Remote Interview Questions
With remote jobs being more and more popular these days, we’ve compiled the top interview questions to prepare for when being interviewed for a remote job position.
- Remote Interview Questions
- Why Do You Want to Work From Home?
- Have You Ever Worked Remotely?
- Have You Worked With a Remote Team?
- How Will You Communicate With a Remote Team?
- How Are Your Tech Skills?
- What Types of Remote Tools or Software Have You Used?
- Where Do You Prefer to Work?
- How Do You Manage Your Time?
- How Do You Stay Focused?
- How Do You Make Sure a Remote Project is Successful?
- How Do You Turn Off Work At the End of the Day?
- Frequently Asked Questions
Why Do You Want to Work From Home?
This is one of the most important and common questions you may be asked during an interview for a remote position. It is important for the employer to understand your motivations if you are going to be a part of their team, so it is also crucial that they understand your particular motivations for applying for a work from home position.
Your reason for wanting to work remotely could additionally provide distractions or affect the hours that you keep, so employers will want to be aware of this. For example, you could be choosing to work from home so that you can care for elderly relatives, which could have an effect on your time spent working.
When answering this question, you should try to frame your response more professionally, rather than personally. Showing that you want to work remotely for professional gain, not just for personal gain, which can be a better approach.
If you answer personally– for example, that you would like to be able to work in your pajamas– it may indicate to interviewers that you are not such a great addition to the team. Instead, focus on the professional advantages of working from home, like that you work better and are more productive when remote and away from office distractions.
Have You Ever Worked Remotely?
If you have worked remotely, you will likely better know what to expect than a job candidate who does not have this sort of experience. Interviewers will want to know if you are familiar and comfortable with this type of work, as well as any of the pitfalls you had experienced in the past and how you were able to deal with them.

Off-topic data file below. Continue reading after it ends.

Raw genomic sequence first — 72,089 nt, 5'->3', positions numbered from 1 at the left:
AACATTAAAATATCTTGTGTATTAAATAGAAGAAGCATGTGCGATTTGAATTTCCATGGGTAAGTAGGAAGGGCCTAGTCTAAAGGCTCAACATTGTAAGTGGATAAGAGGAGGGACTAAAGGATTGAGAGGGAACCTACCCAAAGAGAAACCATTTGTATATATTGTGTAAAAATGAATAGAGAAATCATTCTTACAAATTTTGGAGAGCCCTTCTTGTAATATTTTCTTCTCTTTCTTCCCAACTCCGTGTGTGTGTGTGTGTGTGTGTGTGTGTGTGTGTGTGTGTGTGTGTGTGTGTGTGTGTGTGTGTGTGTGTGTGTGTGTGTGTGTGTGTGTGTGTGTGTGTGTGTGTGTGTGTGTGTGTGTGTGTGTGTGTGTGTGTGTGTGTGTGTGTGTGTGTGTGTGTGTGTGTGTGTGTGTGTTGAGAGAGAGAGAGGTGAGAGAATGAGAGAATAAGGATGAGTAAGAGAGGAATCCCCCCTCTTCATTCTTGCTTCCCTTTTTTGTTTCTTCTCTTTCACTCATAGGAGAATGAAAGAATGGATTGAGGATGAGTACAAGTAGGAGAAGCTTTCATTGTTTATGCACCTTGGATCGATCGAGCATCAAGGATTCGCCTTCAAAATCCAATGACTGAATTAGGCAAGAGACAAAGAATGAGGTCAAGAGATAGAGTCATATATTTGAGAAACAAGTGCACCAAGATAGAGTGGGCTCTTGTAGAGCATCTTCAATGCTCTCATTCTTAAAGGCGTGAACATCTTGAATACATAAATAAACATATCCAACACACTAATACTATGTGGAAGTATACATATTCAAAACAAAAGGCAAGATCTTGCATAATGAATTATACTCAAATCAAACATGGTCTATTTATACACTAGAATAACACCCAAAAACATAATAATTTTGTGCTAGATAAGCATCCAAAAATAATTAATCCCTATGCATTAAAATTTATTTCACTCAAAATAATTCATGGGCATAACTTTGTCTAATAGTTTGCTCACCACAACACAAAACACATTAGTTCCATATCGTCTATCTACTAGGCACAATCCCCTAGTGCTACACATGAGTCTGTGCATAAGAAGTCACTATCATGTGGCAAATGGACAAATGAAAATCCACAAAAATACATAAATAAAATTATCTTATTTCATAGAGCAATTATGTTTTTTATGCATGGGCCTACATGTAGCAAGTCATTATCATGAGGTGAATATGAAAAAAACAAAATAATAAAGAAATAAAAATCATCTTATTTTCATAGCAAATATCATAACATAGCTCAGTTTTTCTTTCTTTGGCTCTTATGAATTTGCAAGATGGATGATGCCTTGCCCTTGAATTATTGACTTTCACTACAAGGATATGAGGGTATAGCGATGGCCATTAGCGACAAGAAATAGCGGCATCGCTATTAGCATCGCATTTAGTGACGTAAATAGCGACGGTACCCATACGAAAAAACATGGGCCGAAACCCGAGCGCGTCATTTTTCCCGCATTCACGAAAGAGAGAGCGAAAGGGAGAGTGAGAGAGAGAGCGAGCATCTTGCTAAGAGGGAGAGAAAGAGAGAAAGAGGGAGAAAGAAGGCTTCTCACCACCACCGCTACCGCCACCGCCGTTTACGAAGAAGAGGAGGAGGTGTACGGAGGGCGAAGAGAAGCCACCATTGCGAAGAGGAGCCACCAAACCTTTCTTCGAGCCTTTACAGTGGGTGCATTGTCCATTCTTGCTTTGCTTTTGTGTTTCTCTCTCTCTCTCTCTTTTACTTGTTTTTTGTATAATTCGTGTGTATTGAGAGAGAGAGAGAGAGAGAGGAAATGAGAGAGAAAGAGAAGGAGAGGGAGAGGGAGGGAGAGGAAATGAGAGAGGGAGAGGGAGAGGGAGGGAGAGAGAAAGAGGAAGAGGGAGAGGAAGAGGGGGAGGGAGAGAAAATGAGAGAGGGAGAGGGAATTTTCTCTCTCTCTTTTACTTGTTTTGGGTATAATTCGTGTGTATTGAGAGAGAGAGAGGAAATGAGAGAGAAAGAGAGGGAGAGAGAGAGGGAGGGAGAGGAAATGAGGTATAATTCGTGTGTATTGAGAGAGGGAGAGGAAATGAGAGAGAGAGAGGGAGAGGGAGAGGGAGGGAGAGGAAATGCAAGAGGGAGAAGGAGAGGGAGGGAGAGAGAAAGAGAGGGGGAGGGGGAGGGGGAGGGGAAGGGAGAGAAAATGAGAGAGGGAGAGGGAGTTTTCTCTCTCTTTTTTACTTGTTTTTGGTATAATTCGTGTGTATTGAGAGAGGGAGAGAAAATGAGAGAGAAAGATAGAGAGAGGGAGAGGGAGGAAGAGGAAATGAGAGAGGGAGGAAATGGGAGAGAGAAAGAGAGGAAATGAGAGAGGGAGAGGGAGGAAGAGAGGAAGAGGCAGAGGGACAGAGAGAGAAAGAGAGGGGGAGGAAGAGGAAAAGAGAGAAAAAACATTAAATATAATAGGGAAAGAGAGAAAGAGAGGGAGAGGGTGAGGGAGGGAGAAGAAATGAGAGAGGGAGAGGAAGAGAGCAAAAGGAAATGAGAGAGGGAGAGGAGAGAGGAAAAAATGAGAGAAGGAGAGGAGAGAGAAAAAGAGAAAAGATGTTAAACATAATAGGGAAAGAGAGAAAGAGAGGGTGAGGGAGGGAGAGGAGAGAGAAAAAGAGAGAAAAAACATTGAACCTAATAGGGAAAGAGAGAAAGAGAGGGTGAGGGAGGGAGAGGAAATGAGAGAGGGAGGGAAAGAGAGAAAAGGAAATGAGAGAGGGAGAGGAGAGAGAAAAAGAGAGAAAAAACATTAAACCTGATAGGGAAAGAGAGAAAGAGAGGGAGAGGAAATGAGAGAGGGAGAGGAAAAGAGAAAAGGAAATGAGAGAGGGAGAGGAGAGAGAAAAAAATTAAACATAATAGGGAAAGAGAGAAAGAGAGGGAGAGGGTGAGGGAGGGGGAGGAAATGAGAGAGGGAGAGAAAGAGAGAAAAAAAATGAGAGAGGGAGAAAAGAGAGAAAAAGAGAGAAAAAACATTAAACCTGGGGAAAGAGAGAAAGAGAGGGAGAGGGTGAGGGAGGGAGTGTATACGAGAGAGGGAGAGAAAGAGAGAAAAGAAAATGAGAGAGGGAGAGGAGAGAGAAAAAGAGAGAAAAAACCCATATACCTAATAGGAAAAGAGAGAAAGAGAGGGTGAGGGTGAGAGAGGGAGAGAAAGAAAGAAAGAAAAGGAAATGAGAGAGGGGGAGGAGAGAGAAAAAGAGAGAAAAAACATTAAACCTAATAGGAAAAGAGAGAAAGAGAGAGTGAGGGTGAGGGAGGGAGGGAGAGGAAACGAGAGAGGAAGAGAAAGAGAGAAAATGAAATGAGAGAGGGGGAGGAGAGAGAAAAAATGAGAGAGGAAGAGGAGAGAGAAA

They will want to know about the strategies you have in place for dealing with the challenges you may face in a remote position. Somebody who has this experience and these systems in place is obviously a better addition to the team than a person who has no experience with working from home.
When you are asked this question, be honest– if you say that there were no issues with remote working, interviewers will likely recognize that you are not being honest. Even a small pain point or example of a minor issue can be a good way for you to show how you are able to step up to the plate and problem solve.
Hiring managers will also want to know how you plan for any potential issues and if you expect any particular issues to crop up if you are given the position that you are interviewing for– and again, how you plan to solve these problems.
Have You Worked With a Remote Team?
This question is similar to the above– however, even those without experience working from home themselves, may be able to say they have worked with remote teams. If an employee has worked with a team that is partially or entirely work from home, they very likely experienced some of the issues that may arise with work from home positions. Some of these issues could be a lack of communication or connection, for example.
How a person handled these issues can be very telling of how they would also handle them if they themselves were the one who was remote. Therefore, it tells what a person might do in the work from home role that they are interviewing for.
This question is another way for employers to discover what types of responses and systems a candidate has in place for any of the inevitable remote work hiccups.
If you are asked this question and answered worked with a remote or distributed team before, it is a great way to show your problem solving skills. Be sure to focus on how you integrated different strategies into your work habits to be successful with this type of team, as well as any tools you may have implemented.